Doling out credit for Jazz wins, one imaginary Spalding at a time.

Jazz 103, Kings 97: Rudy Gobert

This was the game that prompted Snyder’s quote above about just how dominant Gobert has been lately. The Kings’ Willie Cauley-Stein didn’t want much to do with Gobert, and Sacramento didn’t have a single starter convert on over 33.3 percent of his shots. Gobert was one of five Jazz guys with a DRtg in the EIGHTIES (!!) and just for good measure, he scored 22 points on just eight shots, plus added 13 boards and four blocks. Mitchell’s scoring (28) and Ingles’ all-around game (14-7-9) earned them consideration, too.

Jazz 119, Mavs 112: Joe Ingles

Tougher call here, but Ingles gets it. We could have gone with Mitchell, who iced it with back-to-back late buckets and had 26 overall. Could have gone Rubio, who had five steals and another high-scoring game (22). Thing is, Jingles did a little of everything. Scratch that: he did a LOT of everything. A lot of scoring (18), a lot of assisting (10), a lot of rebounding (7) and a lot of defense. After Dallas’ JJ Barea went off with 20 before intermission, Ingles switched onto him and forced him into a quiet second half. Across all facets of the game, Swiss Army Joe was extremely valuable. Derrick Favors (19-7-5) was awesome, too.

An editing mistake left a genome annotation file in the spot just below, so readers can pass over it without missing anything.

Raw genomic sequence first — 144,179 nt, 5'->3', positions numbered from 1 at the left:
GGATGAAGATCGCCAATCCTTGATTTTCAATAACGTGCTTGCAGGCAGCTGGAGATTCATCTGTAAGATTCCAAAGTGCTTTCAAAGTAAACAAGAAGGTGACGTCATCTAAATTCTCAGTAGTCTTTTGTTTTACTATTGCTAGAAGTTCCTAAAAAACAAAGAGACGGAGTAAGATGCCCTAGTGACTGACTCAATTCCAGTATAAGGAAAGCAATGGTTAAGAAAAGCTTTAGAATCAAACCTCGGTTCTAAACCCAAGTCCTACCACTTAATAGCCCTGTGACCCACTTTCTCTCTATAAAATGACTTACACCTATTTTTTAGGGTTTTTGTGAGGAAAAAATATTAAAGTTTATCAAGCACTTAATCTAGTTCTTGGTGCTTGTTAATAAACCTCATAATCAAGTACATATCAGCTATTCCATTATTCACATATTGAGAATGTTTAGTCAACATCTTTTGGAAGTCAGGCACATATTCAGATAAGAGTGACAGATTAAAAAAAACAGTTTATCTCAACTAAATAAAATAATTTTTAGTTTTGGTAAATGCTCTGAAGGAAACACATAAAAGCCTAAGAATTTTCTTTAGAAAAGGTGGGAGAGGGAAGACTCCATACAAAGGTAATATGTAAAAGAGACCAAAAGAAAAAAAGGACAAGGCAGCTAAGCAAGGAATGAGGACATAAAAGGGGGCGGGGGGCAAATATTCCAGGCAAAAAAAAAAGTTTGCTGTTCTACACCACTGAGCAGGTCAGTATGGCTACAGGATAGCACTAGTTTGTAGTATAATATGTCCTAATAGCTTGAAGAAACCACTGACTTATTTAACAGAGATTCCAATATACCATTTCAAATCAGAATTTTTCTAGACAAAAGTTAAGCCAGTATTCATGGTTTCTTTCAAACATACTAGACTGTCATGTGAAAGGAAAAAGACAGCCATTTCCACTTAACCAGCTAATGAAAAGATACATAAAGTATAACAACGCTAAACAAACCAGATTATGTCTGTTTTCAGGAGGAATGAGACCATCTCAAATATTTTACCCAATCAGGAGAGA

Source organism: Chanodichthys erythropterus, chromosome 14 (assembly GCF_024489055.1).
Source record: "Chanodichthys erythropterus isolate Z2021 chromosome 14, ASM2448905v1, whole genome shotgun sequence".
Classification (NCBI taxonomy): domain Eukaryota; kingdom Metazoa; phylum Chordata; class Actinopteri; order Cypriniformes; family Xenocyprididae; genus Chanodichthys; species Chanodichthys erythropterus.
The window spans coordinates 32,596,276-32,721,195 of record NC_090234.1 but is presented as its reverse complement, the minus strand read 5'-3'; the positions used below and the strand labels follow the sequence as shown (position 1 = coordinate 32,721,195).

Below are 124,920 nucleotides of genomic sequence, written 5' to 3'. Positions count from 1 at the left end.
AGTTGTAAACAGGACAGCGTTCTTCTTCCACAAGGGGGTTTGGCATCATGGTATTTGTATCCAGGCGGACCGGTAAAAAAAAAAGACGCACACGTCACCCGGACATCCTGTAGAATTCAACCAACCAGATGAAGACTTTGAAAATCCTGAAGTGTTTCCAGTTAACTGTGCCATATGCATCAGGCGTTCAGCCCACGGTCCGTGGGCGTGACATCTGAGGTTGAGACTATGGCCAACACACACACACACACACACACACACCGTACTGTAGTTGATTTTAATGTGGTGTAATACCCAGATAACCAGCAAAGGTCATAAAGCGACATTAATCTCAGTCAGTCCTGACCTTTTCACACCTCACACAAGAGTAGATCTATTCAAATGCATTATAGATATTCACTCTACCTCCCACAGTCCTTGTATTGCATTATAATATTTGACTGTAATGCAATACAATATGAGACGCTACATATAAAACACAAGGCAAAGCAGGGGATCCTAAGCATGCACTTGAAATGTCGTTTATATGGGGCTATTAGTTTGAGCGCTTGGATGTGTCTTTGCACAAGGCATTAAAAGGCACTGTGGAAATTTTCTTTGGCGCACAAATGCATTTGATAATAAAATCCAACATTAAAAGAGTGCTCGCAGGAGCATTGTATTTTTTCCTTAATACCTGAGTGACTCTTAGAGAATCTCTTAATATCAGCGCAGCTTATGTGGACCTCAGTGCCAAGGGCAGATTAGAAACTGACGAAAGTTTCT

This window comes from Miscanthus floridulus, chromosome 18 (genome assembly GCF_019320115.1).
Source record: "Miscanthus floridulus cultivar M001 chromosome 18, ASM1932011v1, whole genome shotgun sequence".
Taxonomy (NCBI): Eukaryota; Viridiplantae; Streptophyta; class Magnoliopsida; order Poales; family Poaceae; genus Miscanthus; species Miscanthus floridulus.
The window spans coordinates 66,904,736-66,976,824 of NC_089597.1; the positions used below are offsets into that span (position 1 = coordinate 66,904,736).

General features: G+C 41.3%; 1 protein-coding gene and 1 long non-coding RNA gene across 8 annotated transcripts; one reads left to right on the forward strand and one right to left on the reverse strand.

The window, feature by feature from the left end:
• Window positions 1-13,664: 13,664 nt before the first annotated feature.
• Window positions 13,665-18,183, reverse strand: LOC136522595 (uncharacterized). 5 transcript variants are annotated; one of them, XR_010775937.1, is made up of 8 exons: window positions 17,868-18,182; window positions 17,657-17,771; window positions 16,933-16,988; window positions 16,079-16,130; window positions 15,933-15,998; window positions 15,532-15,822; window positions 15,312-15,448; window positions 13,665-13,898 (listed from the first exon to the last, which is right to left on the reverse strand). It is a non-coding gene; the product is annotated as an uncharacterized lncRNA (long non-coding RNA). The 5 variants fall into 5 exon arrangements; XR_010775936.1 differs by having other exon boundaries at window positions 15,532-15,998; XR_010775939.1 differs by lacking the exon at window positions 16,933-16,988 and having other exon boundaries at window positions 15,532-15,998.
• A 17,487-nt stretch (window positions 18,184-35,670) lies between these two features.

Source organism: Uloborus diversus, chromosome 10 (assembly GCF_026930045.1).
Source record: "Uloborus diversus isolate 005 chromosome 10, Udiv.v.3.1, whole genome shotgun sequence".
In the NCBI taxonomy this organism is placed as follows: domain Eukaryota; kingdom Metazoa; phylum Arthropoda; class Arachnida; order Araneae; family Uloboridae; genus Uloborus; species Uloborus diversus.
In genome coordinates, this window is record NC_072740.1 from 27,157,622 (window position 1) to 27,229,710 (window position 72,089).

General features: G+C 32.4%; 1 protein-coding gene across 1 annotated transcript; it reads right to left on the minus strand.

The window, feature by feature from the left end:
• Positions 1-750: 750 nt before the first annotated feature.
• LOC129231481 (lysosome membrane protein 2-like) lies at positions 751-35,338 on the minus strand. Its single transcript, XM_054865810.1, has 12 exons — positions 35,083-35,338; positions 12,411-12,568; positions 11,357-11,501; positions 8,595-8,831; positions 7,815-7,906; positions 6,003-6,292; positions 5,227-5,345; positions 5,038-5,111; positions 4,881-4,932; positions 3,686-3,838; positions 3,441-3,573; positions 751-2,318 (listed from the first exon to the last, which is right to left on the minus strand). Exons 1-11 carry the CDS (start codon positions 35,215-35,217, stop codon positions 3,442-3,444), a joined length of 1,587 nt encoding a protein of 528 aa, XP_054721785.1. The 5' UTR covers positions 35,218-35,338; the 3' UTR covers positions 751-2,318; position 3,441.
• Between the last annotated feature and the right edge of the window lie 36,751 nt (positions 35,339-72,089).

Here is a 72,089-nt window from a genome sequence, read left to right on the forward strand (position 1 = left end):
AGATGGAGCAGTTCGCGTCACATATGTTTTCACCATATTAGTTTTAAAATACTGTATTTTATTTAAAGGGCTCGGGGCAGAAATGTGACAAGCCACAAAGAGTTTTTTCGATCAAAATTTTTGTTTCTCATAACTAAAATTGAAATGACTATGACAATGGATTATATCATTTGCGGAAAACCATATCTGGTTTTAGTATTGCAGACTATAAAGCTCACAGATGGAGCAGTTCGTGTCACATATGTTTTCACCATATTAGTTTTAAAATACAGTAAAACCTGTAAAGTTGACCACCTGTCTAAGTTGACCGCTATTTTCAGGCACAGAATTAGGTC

Because, at the end of the day, this should be fun.

We end on a question that will twist your brain into a pretzel shape.

This one will plague philosophers for centuries.

Seeing the NBA’s second all-time scorer go up against one of it’s premier defenders would be a real “unstoppable force vs. immovable object” type of conundrum. Then you have two prolific and creative passers, both sneaky physical and very capable thieves.

It seems like Rubio and Malone would find it easier to develop instant chemistry. Stockton was never a big lob-thrower, whereas Rubio’s style as a passer might be more what Malone is used to. But then again, would the All-D Gobert and Stockton even let them score enough?

I’m stumped. Who you got?

Salt City Seven 2017-18 Archive

Dan Clayton

Dan Clayton

Dan covered Utah Jazz basketball for more than 10 years, including as a radio analyst for the team’s Spanish-language broadcasts from 2010 to 2014. He now lives and works in New York City, but contributes regularly to Salt City Hoops, FanRag and BBALLBreakdown.
Dan Clayton